Engine Cooling System Service – Inspect coolant and freeze protection. If dirty or rusty, drain, flush and refill with new coolant. Keep coolant at the proper mixture as specified in your Owner’s Manual. This provides proper freeze protection, corrosion inhibitor level and engine operating temperature. Inspect hoses and replace if cracked, swollen or deteriorated. Tighten hose clamps. Clean outside of radiator and air conditioning condenser. Wash radiator filler can and neck. To help ensure proper operation, a pressure test of both the cooling system and cap is also recommended.
1987 Corvette DIY Service Guide
Battery & Charging
Inspection & Replacement of Battery, Factory Battery Specifications, Replacement of Alternator/Generator
Belt & Tensioner
How to Replace Drive Belt(s), Inspection & Replacement of Upper/Lower Radiator Hoses
Inspection & Replacement of Brake Pads, Inspection & Replacement of Front/Rear Brake Rotors, How to Replace Brake Calipers, How to Bleed Brakes, Inspection & Replacement of Master Cylinder
Heating & Cooling
Inspection & Replacement of Radiator, How to Replace the Heater Core, Inspection & Replacement of Upper/Lower Radiator Hoses, How to Flush the Cooling System, How to Replace the Water Pump, How to Replace a Thermostat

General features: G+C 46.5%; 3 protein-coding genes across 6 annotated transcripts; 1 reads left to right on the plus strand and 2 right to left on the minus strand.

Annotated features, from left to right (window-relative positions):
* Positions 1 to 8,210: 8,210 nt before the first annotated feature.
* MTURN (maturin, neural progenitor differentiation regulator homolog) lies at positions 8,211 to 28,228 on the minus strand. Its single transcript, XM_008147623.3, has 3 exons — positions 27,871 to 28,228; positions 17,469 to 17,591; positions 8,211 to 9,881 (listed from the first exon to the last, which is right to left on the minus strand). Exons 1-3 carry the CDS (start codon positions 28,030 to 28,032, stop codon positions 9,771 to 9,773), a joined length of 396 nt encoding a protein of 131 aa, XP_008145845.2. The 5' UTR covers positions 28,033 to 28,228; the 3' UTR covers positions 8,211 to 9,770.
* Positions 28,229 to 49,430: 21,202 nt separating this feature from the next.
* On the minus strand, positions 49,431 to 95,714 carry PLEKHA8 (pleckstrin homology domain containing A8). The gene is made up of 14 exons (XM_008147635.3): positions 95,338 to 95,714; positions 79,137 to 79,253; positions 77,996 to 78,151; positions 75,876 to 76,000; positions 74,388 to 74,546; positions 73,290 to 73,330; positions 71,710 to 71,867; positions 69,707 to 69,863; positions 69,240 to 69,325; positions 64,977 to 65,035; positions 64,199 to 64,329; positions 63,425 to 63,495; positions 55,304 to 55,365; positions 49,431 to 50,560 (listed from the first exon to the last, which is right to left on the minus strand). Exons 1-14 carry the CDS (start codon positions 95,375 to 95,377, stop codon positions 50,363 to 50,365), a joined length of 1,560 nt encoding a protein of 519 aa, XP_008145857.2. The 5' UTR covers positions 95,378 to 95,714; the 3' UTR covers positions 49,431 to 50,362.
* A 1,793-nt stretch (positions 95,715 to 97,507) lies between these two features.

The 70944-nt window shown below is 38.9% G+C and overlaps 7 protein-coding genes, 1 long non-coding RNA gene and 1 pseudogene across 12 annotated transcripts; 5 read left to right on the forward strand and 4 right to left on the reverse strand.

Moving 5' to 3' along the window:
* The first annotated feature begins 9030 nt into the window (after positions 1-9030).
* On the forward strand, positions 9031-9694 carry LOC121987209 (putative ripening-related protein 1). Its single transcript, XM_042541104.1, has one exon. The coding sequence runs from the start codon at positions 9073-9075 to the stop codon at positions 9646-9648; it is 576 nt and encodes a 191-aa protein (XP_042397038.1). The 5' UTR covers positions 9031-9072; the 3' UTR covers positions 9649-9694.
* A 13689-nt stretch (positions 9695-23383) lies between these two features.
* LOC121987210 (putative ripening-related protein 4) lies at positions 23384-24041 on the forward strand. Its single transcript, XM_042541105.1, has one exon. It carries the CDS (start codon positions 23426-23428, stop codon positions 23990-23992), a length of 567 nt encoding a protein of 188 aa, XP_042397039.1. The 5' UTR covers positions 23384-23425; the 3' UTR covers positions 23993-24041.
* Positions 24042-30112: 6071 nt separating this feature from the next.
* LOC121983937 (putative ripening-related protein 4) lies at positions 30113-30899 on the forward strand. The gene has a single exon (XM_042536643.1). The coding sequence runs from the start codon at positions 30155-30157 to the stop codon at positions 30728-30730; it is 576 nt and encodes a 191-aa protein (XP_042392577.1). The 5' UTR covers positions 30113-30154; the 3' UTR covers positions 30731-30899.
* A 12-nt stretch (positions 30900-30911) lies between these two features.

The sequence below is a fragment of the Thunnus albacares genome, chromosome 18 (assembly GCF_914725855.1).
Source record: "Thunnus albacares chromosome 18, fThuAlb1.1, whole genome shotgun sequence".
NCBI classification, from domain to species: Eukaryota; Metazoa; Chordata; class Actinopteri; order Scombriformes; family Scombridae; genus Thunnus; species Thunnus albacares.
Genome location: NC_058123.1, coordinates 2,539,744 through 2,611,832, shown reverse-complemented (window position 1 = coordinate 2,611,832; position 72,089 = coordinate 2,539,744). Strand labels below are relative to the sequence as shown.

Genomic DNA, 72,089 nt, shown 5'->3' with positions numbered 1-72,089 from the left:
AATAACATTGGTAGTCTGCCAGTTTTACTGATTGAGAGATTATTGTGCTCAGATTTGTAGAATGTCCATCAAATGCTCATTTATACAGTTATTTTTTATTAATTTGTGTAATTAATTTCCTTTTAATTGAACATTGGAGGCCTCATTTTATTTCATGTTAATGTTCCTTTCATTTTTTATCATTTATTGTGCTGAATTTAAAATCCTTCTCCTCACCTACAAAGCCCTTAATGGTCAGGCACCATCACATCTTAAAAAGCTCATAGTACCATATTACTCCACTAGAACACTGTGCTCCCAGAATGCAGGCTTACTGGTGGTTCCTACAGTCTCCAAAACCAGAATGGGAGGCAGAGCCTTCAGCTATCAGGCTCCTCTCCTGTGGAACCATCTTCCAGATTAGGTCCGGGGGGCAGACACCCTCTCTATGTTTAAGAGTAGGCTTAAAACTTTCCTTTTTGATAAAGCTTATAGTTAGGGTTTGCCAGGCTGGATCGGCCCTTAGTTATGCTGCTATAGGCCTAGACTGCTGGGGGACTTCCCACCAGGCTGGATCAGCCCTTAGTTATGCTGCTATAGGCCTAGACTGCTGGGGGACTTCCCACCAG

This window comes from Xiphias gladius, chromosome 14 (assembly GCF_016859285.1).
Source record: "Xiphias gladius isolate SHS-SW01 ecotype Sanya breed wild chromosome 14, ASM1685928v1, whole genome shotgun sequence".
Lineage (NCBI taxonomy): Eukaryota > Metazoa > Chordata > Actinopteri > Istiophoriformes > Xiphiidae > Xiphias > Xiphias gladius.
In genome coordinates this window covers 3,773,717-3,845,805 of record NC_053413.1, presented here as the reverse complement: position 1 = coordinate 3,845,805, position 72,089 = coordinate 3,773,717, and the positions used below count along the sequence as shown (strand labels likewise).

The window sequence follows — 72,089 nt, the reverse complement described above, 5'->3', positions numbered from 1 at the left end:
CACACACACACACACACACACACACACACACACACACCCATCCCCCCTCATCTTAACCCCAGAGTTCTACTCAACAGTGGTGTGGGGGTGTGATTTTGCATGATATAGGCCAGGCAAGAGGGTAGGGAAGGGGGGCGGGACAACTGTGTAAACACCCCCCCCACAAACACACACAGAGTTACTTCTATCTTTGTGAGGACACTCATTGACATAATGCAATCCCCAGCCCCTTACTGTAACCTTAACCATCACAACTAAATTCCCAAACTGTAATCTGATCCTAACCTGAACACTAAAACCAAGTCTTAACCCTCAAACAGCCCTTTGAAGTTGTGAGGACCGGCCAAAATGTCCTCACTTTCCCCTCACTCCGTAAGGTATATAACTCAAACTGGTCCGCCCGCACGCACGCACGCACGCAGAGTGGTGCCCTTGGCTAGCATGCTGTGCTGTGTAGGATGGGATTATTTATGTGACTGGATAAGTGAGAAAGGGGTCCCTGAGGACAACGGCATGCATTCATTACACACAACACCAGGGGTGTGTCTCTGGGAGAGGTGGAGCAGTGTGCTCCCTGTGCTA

Location of, Inspection & Replacement of Oxygen Sensors (Upstream/Downstream), How to Replace the EGR Valve, How to Replace the Smog Pump
Location & Replacement of the Following Filters: Oil Filter, Fuel Filter, Transmission Filter, PCV Valve
Ignition & Tune Up
How to Replace the Ignition Coil, How to Replace the Ignition Switch, Inspection & Replacement of Sparkplug Wires, Inspection & Replacement of Cap & Rotor, How to Replace Sparkplugs, Engine Firing Order, Engine Timing
Relays & Sensors
Location & Replacement of: Mass Air Flow Sensor, Oil Pressure Sensor, Engine Temperature Sensor, Ambient Air Temperature Sensor, Fuel Pressure Sensor, Oxygen Sensors (Upstream/Downstream)
Suspension & Steering
Inspection & Replacement of Upper/Lower Ball Joints, How to Replace Control Arm Bushings, How to Replace the Power Steering Pump, Inspection & Replacement of Front Shocks/Struts, Inspection & Replacement of Rear Shocks/Struts, How to Replace Inner & Outer Tie Rod Ends
How to Replace the Starter Motor, How to Replace the Starter Solenoid, How to Replace the Drive Belt Tensioner, How to Replace the Idler Pulley, Location of, Inspection & Replacement of Engine (Motor) Mounts, How to Replace the Oil Pan Gasket, How to Replace the Oil Pump
Transmission & Clutches
How to Change the Transmission Filter (Automatic Transmission), How to Replace a Clutch (Manual Transmission)
1987 Corvette Dealers Sales Brochure
Download this 1987 Corvette Dealers Sales Brochure for a quick look at the features of the car.